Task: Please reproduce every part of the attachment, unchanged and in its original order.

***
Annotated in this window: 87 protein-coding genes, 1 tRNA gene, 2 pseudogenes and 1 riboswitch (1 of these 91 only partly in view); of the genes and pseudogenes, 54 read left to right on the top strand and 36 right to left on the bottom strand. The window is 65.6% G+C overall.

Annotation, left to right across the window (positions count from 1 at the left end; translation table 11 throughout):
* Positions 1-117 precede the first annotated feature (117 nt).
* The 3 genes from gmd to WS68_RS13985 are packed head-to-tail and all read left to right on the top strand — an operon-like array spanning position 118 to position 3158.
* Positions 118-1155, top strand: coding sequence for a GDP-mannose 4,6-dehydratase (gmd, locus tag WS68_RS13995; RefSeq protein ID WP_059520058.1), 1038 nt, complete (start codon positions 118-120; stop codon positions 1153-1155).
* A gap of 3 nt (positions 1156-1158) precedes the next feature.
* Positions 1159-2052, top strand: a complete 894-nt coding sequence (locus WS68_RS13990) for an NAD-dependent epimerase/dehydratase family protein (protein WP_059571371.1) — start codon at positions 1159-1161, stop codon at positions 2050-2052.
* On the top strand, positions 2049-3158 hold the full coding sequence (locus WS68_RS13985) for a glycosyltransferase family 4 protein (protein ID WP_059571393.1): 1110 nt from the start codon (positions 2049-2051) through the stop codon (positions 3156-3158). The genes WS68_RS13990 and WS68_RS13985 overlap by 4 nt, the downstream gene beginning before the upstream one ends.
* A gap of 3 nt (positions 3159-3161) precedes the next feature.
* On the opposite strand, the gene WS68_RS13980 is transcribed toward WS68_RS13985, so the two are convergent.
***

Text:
Annotated in this window: 87 protein-coding genes, 1 tRNA gene, 2 pseudogenes and 1 riboswitch (1 of these 91 only partly in view); of the genes and pseudogenes, 54 read left to right on the top strand and 36 right to left on the bottom strand. The window is 65.6% G+C overall.

Annotation, left to right across the window (positions count from 1 at the left end; translation table 11 throughout):
* Positions 1-117 precede the first annotated feature (117 nt).
* The 3 genes from gmd to WS68_RS13985 are packed head-to-tail and all read left to right on the top strand — an operon-like array spanning position 118 to position 3158.
* Positions 118-1155, top strand: coding sequence for a GDP-mannose 4,6-dehydratase (gmd, locus tag WS68_RS13995; RefSeq protein ID WP_059520058.1), 1038 nt, complete (start codon positions 118-120; stop codon positions 1153-1155).
* A gap of 3 nt (positions 1156-1158) precedes the next feature.
* Positions 1159-2052, top strand: a complete 894-nt coding sequence (locus WS68_RS13990) for an NAD-dependent epimerase/dehydratase family protein (protein WP_059571371.1) — start codon at positions 1159-1161, stop codon at positions 2050-2052.
* On the top strand, positions 2049-3158 hold the full coding sequence (locus WS68_RS13985) for a glycosyltransferase family 4 protein (protein ID WP_059571393.1): 1110 nt from the start codon (positions 2049-2051) through the stop codon (positions 3156-3158). The genes WS68_RS13990 and WS68_RS13985 overlap by 4 nt, the downstream gene beginning before the upstream one ends.
* A gap of 3 nt (positions 3159-3161) precedes the next feature.
* On the opposite strand, the gene WS68_RS13980 is transcribed toward WS68_RS13985, so the two are convergent.